MT. VERNON — Proposed state cuts to Human Services programs could severely impact facilities like the Addus Adult Day Center Evergreen Club, say Addus officials.
The local Addus club at 108 N. Third St. hosted a news conference Wednesday calling for the state not to make “sweeping” budget cuts that would hurt seniors, the disabled, and other “vulnerable” populations receiving care.
Addus officials and clients served by the facility spoke out at Wednesday's conference.
“I am so blessed that I could come here and I hope I get to come the rest of my life,” said client Marie South.
State Rep. Terri Bryant, R-Murphysboro, was also on hand for the event. She toured the Addus site and pledged to do whatever she could to help ensure the facility keeps getting adequate funding.
“It is incumbent upon those of us that are in the Legislature to work towards the funding to keep places like this going,” Bryant said. “And I can tell you that I'm working as hard as I can to do that, to bring both sides together and come back to the table (to) try to find the money.”
Addus Evergreen Clubs are adult day centers that provide social, health and supportive services in a “community-based setting,” state Addus officials. The programs are used by seniors and younger adults who have impairments or need companionship.
The organization also provides home and community-based services that allow clients to live safely in their own homes. These services may include bathing, dressing, grooming, meal preparation, housekeeping and more.
Addus Program Director Mikilyn Schutt praised the effectiveness of Addus' programs, both locally and beyond.
“Since the beginning of our Community Care Program, which includes Adult Day Services and our HomeCare, it has demonstrated its effectiveness at delaying and preventing the need for older adults to move to a nursing home,” Schutt said. “Independent studies have shown that due to Community Care more seniors reside at home, where they want to be, than in a nursing home despite the enormous increase in the number of seniors eligible to be in nursing homes.”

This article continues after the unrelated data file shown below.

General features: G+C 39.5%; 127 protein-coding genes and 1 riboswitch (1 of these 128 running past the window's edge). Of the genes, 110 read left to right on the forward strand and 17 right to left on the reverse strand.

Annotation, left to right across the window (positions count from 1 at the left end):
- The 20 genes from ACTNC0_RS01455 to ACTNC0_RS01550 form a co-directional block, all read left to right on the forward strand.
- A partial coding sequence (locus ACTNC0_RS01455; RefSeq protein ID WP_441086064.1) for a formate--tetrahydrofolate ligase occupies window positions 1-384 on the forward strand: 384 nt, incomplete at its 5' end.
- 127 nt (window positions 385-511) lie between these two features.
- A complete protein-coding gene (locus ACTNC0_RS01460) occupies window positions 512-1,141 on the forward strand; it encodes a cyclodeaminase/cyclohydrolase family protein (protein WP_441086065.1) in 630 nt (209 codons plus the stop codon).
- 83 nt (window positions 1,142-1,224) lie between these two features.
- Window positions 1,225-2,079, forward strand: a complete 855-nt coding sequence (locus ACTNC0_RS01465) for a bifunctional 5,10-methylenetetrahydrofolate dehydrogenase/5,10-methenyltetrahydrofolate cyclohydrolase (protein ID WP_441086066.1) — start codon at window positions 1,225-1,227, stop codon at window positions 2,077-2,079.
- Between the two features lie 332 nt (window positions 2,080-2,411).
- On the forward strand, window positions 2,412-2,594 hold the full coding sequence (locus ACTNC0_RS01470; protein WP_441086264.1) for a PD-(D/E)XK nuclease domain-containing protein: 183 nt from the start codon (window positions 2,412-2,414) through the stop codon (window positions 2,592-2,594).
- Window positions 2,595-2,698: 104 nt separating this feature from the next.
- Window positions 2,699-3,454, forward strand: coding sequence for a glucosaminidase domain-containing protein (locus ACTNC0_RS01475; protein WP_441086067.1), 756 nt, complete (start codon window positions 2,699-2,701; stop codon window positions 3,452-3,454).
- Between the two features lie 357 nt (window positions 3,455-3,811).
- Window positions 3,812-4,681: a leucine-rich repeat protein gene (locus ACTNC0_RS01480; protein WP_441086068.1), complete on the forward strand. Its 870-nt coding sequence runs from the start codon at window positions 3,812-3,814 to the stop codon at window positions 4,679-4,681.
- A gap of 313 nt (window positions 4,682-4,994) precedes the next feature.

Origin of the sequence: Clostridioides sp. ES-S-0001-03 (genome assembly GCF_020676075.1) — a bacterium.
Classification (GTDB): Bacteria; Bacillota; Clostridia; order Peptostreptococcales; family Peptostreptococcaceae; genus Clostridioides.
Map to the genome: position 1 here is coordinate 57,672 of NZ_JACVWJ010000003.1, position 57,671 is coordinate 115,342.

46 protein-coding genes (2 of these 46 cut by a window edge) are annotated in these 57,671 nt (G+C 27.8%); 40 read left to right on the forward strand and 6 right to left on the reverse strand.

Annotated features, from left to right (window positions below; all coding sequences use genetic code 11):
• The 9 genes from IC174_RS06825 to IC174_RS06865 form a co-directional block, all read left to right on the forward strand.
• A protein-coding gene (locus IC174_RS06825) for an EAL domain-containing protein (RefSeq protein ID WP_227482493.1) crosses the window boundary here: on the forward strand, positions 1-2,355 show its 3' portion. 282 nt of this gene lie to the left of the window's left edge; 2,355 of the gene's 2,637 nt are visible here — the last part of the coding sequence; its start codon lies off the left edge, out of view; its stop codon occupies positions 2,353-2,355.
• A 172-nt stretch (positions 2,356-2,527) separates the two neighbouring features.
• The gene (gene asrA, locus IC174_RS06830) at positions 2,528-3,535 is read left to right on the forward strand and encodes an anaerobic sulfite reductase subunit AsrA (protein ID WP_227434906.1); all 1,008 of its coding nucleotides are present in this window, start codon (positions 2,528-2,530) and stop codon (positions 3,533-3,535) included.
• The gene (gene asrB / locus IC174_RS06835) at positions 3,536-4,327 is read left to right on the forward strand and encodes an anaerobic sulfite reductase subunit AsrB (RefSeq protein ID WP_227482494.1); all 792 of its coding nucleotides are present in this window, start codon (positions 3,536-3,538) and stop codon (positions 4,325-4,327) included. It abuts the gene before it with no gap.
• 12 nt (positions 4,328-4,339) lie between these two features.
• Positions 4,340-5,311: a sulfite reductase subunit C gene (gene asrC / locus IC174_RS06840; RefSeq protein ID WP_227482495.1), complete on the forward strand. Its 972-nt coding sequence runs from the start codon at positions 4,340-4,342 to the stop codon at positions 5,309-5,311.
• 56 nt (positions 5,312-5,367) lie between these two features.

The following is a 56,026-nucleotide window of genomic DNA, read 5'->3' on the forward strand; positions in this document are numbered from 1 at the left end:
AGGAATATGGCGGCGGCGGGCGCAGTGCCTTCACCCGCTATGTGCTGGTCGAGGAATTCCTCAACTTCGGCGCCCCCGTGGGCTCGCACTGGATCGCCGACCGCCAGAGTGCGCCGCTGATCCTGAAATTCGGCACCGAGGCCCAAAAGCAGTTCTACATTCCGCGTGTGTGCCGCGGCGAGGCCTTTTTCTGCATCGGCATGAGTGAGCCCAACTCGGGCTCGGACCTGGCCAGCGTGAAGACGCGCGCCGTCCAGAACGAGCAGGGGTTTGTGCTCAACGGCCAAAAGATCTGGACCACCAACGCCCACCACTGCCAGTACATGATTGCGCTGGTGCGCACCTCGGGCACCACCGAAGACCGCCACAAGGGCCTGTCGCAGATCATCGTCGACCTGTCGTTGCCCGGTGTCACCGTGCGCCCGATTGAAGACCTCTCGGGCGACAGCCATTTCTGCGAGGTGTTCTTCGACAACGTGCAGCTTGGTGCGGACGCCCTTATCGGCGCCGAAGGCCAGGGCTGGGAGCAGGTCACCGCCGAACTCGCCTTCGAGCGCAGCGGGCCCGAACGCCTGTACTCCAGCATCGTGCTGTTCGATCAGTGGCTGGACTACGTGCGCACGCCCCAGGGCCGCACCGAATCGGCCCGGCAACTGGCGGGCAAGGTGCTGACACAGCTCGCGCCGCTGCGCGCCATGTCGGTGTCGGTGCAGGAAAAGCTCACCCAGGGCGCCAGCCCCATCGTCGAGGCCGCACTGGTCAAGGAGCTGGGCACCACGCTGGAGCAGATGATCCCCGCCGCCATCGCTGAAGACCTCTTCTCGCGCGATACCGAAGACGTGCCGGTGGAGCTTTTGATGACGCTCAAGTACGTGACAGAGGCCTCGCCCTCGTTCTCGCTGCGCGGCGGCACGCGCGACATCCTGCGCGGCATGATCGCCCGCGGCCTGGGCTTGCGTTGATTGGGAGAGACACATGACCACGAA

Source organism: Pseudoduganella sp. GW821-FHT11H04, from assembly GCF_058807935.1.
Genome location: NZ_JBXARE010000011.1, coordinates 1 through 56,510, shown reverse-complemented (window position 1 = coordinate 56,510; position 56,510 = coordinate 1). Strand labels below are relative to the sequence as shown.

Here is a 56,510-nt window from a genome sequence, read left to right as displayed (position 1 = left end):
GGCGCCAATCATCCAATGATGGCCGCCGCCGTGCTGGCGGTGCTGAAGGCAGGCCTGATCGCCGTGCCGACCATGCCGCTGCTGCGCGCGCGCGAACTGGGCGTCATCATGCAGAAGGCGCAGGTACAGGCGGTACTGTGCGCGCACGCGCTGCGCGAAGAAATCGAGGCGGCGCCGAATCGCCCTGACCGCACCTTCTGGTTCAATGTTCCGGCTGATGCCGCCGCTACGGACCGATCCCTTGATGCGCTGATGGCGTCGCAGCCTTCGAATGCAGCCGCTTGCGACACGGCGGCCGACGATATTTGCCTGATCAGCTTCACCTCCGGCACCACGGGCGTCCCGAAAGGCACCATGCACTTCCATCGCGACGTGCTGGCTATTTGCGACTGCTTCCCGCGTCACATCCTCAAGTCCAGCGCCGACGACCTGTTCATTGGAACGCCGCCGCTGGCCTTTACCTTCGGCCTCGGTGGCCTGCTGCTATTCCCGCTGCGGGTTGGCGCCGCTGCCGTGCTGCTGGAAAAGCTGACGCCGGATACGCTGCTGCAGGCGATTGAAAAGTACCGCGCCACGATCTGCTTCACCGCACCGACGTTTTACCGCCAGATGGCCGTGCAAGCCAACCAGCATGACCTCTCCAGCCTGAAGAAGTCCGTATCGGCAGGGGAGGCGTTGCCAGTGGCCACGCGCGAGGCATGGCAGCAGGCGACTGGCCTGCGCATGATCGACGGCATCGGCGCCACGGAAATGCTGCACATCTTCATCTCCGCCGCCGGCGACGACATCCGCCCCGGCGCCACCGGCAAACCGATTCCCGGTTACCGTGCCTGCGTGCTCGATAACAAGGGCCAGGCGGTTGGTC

She added that home and community-based programs provide care at about a third of the cost of nursing homes.
“To cut the number of seniors that can benefit themselves of this cost saving and effective program just doesn't make sense from a public policy or from a financial perspective,” Schutt said. “With respect for the fact that Illinois needs to overhaul its finances, this program is part of the solution not the problem.”
Addus client Tex Halfacre said he doesn't know what he would do if he didn't have help from the Evergreen Club.
“When I retired, my Social Security just wasn't enough for me to get by on things,” Halfacre said. He later added, “I really enjoy it here and enjoy the clientele and everybody. I hope this program stays. It's really necessary.”
The state announced proposed cuts to Human Services programs earlier this month. The budget, however, has not been finalized and Bryant said she's hopeful upcoming negotiations will have a positive outcome.
“So I think when we get the Governor and Speaker Madigan to come together and get back to the table again, then I'm very hopeful that we'll be able to find a resolution for this stuff, because no one wants places like this to go away.”
Janna Miller, an Addus home care aide, said the proposed cuts are alarming.
“The cuts that are being proposed scare us,” Miller said. “It's a very scary thing to think that I'm not going to have my seniors to care for because they won't let me go in and take care of them. If I could work for free, I would love to, I just can't.”